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Medical Records Review in Personal Injury - Dr Mark Burgin

26/04/19. Dr. Mark Burgin BM BCh (oxon) MRCGP explains why MedCo should consider providing guidance on medical records review to experts and solicitors.

The complex and time-consuming nature of an expert medical records review combined with a trivial payment for that review has led to a nihilist approach.

Since GDPR obtaining medical records is always proportionate on price alone but unless there is a question that needs answering it is not necessary.

A & E records typically contain more of the material details than a GP record as they include all areas of injury, descriptions of the visible injuries and diagnoses.

The absence of evidence is not evidence of absence meaning the GP expert has to transcribe the records and then provide an interpretation of those records to see what is missing.

There is a small minority of cases where the expert is instructed to answer part 35 questions without reference to the medical records which can mislead the court.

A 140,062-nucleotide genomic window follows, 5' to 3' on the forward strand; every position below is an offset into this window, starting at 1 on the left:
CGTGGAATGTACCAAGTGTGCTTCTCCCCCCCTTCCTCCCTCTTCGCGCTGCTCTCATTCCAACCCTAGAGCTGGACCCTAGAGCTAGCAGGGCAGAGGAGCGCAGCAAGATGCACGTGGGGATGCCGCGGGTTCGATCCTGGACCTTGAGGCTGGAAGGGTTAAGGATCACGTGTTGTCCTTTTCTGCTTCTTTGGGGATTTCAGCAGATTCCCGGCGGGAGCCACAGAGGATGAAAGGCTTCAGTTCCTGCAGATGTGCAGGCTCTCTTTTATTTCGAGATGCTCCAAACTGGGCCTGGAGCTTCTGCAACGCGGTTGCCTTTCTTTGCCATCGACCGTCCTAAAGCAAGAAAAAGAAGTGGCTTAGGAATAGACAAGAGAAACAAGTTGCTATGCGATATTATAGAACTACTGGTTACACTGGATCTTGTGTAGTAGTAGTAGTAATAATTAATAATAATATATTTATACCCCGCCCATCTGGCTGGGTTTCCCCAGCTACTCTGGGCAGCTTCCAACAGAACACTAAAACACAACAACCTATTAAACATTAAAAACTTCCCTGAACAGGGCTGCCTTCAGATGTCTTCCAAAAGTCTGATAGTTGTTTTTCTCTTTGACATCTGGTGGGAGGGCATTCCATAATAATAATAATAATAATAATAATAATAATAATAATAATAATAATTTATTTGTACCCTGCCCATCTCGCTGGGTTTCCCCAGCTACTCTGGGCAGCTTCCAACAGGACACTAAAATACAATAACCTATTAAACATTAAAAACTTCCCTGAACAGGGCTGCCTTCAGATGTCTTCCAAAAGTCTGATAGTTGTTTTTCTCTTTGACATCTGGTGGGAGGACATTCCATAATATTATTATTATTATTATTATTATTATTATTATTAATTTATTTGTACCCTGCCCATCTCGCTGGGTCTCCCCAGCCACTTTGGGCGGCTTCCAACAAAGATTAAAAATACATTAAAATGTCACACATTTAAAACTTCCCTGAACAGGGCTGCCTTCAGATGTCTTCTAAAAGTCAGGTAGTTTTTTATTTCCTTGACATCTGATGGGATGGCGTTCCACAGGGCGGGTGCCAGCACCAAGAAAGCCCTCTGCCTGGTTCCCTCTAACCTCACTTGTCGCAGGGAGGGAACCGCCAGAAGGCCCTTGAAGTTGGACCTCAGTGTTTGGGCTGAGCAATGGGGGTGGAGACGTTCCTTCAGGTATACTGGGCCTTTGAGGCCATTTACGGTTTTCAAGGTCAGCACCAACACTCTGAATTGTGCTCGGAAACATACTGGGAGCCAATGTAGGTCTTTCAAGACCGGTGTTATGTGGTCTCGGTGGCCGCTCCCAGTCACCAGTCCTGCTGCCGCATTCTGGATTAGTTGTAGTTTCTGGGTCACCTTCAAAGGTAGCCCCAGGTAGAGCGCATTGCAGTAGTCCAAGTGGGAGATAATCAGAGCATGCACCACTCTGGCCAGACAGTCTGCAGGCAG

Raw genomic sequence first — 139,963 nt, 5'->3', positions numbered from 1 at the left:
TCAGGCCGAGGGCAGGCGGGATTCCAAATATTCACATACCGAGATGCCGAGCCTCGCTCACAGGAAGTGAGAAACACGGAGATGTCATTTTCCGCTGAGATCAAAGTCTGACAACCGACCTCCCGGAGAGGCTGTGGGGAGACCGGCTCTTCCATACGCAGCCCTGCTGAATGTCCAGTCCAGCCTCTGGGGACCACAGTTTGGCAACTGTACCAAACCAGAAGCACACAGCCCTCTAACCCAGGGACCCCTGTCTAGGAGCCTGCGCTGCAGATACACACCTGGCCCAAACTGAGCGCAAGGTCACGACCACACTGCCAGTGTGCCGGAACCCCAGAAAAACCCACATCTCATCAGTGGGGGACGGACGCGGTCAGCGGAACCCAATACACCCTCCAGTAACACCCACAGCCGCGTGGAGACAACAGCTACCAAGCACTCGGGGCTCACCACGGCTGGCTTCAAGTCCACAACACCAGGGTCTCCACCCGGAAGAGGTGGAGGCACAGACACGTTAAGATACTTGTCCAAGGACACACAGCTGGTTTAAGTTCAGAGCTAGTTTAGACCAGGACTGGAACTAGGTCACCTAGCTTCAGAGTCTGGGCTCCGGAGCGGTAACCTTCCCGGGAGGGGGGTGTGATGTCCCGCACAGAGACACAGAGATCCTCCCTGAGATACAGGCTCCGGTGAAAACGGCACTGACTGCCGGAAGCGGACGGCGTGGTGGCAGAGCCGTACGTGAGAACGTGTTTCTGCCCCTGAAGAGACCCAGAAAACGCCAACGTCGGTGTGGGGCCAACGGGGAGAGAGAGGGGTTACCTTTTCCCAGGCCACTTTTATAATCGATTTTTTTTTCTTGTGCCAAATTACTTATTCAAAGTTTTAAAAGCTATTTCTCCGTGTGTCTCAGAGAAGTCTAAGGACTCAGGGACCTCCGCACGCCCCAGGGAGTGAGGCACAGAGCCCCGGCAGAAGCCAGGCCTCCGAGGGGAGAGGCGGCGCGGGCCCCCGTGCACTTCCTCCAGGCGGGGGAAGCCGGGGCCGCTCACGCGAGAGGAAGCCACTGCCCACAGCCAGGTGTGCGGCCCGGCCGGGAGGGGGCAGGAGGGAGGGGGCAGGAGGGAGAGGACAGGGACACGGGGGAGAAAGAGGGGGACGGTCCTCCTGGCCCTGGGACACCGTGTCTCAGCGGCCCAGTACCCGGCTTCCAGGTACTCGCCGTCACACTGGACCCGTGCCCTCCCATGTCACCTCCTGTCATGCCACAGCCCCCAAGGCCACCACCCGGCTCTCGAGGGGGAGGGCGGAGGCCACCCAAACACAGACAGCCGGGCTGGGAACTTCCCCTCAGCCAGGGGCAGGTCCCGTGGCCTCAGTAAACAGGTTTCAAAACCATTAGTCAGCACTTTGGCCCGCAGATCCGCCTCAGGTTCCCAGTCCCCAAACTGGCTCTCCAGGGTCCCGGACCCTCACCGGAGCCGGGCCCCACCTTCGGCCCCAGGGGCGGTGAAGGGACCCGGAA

When medical records review is necessary

When the findings on examination indicate pre-existing problems but the claimant denies any history review can provide evidence to resolve the inconsistency.

When the claimant is returning for a re-examination the records can assist in supporting or contradicting the claimant’s ongoing symptoms.

In LVI cases the medical records can confirm pre-existing injuries that make the claimant unusually susceptible to a small impact.

Where questions have been raised on the expert opinions the medical records can provide further information to support the claimant’s or the defendant’s opinions.

Where the injuries were extensive or non-soft tissue (e.g. fracture) the medical records can provide confirmation of the exact diagnosis of injury (such as whether a joint was involved).

Where a specialist expert report is required the generalist expert can provide a detailed assessment of the records to save specialist time and provide interpretation of ambiguous records.

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